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PRI's Environmental News Magazine

The Living on Earth Almanac

Air Date: Week of February 2, 2001

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Transcript

CURWOOD: It's February eighth, 1956, and this just in. Soviet intelligence is reporting the sighting of several spacecraft over the USSR. The Soviet news agency TASS says the unmanned craft look like large teardrop-shaped objects. Cameras and radio equipment have been found on board, along with measuring devices and controls. Soviet officials claim the vehicles are U.S. spy satellites. But a spokesman at the U.S. State Department termed the whole affair a, quote, "mystery wrapped in an enigma."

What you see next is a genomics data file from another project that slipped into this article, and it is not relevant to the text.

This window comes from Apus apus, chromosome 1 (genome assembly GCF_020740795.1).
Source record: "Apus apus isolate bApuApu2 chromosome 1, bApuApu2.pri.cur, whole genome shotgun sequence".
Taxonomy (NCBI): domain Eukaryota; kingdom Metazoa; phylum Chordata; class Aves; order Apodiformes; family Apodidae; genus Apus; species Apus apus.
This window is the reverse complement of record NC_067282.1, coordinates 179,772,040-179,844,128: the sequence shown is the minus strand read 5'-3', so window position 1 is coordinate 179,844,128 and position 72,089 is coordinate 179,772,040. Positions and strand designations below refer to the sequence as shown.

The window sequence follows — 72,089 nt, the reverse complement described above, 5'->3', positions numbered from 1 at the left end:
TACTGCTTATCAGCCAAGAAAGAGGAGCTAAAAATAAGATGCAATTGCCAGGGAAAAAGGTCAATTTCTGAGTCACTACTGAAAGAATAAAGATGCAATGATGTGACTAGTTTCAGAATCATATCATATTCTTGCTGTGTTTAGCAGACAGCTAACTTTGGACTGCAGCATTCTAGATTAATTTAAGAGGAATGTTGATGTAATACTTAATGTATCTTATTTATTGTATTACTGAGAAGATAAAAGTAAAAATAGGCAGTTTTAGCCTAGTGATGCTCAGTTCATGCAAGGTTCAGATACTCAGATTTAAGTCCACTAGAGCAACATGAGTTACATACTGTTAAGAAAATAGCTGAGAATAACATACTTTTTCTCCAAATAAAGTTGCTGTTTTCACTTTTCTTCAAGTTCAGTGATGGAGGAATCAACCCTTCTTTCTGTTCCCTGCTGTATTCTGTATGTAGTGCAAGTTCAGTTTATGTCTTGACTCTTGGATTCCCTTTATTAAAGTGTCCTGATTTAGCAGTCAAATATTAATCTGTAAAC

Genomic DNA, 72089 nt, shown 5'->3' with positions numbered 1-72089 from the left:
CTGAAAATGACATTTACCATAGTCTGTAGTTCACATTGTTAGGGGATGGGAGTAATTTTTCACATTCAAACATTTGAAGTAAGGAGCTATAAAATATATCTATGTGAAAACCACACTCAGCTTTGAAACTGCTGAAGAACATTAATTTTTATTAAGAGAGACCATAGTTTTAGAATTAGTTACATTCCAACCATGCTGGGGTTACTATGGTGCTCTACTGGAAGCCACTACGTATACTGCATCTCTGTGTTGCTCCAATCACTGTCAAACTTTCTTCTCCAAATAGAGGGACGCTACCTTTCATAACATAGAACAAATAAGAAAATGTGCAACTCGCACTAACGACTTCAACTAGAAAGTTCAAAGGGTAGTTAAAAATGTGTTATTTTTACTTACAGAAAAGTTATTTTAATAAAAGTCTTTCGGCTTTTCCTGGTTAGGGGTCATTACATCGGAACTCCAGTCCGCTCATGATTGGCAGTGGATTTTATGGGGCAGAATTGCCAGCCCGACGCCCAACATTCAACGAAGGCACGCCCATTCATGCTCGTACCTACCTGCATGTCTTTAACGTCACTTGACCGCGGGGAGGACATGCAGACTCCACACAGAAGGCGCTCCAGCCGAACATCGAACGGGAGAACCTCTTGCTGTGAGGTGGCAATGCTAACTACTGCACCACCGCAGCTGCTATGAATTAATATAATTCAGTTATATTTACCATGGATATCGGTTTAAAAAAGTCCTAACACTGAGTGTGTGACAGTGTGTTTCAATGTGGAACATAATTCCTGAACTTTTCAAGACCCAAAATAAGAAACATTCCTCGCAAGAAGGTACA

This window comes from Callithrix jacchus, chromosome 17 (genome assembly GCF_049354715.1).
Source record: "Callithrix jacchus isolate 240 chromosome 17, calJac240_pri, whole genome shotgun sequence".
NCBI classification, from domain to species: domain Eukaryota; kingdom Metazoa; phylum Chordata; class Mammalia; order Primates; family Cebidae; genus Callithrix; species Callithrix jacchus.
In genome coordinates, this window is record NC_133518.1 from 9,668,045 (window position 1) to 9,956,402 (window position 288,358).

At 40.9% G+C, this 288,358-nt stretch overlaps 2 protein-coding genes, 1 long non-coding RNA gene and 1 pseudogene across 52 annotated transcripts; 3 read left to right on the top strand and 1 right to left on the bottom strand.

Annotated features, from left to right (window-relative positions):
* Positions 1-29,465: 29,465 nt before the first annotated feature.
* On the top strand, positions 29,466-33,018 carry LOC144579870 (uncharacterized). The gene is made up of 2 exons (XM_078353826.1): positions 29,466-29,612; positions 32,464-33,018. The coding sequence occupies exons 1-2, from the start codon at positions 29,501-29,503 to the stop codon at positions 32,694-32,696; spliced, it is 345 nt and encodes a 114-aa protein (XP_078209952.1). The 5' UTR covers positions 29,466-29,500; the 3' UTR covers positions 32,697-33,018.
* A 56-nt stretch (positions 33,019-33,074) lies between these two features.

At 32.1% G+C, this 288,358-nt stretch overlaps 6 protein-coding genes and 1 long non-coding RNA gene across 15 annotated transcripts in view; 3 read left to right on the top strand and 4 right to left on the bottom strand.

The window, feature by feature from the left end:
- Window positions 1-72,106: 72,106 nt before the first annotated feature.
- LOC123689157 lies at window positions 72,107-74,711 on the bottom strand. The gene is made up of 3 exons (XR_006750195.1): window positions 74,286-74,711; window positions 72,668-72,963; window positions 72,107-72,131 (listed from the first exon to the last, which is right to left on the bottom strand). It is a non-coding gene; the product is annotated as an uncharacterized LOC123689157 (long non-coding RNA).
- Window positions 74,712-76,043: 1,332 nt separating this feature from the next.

Well, as it turns out, all the fuss was about a bunch of weather balloons.

(Music up and under: The Fifth Dimension: "Come Fly Away In My Beautiful Balloon")

CURWOOD: The project, affectionately called "Moby Dick," was meant to record climate changes around the world. But forty-five years ago, the Russians wouldn't buy it. And to avoid a confrontation, the U.S. eventually banned launches of the balloons over Soviet territory. Now that the Cold War has thawed, weather balloons are launched twice a day from more than a thousand sites around the world, including the former Soviet Union. The helium-filled balloons can cover 250 miles and reach heights of 90,000 feet before they burst and send recording devices parachuting to the ground. Russians, by the way, aren't the only ones to mistake weather balloons for suspicious spacecraft. Each year, hundreds of U.S. citizens report seeing UFOs that turn out to be weather balloons.

(Music up and under: Mark Snow, "The X-Files Theme")

CURWOOD: And for this week, that's the Living on Earth Almanac.

(Music up and under: Mark Snow, "The X-Files Theme")

 

 

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